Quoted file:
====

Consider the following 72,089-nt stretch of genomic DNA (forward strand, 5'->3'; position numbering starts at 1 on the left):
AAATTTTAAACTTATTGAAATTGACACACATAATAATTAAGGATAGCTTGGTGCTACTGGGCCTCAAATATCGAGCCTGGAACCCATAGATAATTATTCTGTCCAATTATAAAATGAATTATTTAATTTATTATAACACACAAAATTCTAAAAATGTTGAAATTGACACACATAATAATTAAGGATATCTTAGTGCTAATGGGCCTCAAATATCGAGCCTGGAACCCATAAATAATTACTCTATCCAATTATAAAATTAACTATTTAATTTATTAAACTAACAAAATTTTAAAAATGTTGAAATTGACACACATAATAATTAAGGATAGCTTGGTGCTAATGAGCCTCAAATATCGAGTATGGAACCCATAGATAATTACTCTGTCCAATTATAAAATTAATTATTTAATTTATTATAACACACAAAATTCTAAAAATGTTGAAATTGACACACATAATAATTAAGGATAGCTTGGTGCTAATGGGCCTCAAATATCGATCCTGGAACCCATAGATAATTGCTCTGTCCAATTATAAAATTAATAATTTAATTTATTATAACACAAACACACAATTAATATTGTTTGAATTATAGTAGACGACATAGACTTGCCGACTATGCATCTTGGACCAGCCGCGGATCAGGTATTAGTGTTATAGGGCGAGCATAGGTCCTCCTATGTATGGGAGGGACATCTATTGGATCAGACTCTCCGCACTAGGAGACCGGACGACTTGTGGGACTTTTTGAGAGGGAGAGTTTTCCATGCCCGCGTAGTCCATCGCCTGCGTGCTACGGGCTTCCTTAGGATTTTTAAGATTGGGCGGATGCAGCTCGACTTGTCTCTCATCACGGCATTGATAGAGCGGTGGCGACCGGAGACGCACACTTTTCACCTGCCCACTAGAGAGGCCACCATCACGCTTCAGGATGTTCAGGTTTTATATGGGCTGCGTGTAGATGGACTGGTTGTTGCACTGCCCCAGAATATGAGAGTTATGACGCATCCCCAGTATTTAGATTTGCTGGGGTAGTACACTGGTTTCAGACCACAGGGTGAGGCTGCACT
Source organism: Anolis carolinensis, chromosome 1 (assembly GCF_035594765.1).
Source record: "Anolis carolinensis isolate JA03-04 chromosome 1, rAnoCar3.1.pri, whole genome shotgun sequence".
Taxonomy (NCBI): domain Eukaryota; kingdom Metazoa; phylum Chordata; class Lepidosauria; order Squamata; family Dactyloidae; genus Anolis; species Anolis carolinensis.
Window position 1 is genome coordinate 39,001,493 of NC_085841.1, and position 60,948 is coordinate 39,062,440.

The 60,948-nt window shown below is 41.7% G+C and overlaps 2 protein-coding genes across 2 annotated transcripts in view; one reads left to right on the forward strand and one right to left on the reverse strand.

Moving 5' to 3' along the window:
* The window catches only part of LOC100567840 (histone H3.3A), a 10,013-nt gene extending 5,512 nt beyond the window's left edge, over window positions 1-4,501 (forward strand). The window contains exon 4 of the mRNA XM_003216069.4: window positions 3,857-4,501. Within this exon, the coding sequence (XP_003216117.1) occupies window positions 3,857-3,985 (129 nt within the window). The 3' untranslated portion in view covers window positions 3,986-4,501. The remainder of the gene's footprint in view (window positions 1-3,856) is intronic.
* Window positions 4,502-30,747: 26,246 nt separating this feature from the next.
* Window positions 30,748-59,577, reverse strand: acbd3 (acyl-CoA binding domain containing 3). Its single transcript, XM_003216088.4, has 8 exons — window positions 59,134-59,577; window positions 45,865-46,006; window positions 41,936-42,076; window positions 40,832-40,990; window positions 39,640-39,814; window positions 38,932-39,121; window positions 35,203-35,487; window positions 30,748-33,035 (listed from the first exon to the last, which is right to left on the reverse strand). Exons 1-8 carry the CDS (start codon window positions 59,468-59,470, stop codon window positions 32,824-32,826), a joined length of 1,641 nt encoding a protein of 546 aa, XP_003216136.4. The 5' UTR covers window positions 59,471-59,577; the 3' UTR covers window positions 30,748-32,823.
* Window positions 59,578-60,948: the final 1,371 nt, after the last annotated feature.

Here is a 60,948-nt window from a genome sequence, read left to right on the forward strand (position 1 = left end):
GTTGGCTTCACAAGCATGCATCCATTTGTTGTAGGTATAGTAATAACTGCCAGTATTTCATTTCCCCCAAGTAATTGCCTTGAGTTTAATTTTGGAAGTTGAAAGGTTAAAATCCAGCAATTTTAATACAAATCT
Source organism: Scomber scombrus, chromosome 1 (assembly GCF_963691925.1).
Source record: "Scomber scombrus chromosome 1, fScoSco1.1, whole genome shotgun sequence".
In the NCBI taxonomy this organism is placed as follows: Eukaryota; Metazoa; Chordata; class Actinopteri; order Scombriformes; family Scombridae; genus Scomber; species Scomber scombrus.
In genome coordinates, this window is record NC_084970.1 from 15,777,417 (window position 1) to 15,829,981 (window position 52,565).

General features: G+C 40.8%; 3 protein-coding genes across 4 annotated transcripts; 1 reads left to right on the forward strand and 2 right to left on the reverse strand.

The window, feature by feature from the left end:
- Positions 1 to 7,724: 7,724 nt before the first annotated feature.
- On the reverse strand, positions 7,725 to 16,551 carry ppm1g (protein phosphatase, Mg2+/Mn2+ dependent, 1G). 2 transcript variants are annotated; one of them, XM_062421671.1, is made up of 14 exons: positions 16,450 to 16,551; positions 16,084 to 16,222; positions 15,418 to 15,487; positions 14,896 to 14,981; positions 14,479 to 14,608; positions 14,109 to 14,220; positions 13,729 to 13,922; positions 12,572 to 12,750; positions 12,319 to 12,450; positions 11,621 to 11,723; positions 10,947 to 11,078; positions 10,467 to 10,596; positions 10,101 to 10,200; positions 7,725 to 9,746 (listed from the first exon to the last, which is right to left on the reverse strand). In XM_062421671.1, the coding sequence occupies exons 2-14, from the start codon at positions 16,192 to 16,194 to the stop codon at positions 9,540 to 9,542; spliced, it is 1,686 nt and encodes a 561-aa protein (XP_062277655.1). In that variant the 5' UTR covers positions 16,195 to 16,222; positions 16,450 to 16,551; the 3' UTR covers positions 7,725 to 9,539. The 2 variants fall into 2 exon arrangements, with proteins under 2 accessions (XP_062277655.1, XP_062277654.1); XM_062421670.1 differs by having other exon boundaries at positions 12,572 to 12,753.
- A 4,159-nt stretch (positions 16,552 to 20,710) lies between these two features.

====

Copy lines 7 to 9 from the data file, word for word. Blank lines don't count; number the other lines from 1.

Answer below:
The 60,948-nt window shown below is 41.7% G+C and overlaps 2 protein-coding genes across 2 annotated transcripts in view; one reads left to right on the forward strand and one right to left on the reverse strand.

Moving 5' to 3' along the window:
* The window catches only part of LOC100567840 (histone H3.3A), a 10,013-nt gene extending 5,512 nt beyond the window's left edge, over window positions 1-4,501 (forward strand). The window contains exon 4 of the mRNA XM_003216069.4: window positions 3,857-4,501. Within this exon, the coding sequence (XP_003216117.1) occupies window positions 3,857-3,985 (129 nt within the window). The 3' untranslated portion in view covers window positions 3,986-4,501. The remainder of the gene's footprint in view (window positions 1-3,856) is intronic.